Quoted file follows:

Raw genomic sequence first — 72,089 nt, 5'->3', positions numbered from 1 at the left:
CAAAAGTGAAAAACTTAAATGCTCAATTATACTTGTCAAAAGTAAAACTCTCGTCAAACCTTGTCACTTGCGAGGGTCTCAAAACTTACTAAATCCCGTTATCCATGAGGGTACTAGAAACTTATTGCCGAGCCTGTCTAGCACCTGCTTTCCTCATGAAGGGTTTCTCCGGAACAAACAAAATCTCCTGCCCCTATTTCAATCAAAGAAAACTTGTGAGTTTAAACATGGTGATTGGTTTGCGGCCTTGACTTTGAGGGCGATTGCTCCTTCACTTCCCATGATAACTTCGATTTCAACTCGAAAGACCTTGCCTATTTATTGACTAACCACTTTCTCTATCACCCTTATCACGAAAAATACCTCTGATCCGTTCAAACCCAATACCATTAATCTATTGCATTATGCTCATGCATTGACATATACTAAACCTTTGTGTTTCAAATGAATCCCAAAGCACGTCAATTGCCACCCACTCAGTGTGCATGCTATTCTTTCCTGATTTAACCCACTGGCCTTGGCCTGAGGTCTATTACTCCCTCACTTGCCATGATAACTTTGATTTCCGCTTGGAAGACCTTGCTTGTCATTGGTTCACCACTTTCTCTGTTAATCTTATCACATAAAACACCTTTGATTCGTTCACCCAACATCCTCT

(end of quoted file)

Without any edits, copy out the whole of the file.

Raw genomic sequence first — 72,089 nt, 5'->3', positions numbered from 1 at the left:
CAAAAGTGAAAAACTTAAATGCTCAATTATACTTGTCAAAAGTAAAACTCTCGTCAAACCTTGTCACTTGCGAGGGTCTCAAAACTTACTAAATCCCGTTATCCATGAGGGTACTAGAAACTTATTGCCGAGCCTGTCTAGCACCTGCTTTCCTCATGAAGGGTTTCTCCGGAACAAACAAAATCTCCTGCCCCTATTTCAATCAAAGAAAACTTGTGAGTTTAAACATGGTGATTGGTTTGCGGCCTTGACTTTGAGGGCGATTGCTCCTTCACTTCCCATGATAACTTCGATTTCAACTCGAAAGACCTTGCCTATTTATTGACTAACCACTTTCTCTATCACCCTTATCACGAAAAATACCTCTGATCCGTTCAAACCCAATACCATTAATCTATTGCATTATGCTCATGCATTGACATATACTAAACCTTTGTGTTTCAAATGAATCCCAAAGCACGTCAATTGCCACCCACTCAGTGTGCATGCTATTCTTTCCTGATTTAACCCACTGGCCTTGGCCTGAGGTCTATTACTCCCTCACTTGCCATGATAACTTTGATTTCCGCTTGGAAGACCTTGCTTGTCATTGGTTCACCACTTTCTCTGTTAATCTTATCACATAAAACACCTTTGATTCGTTCACCCAACATCCTCT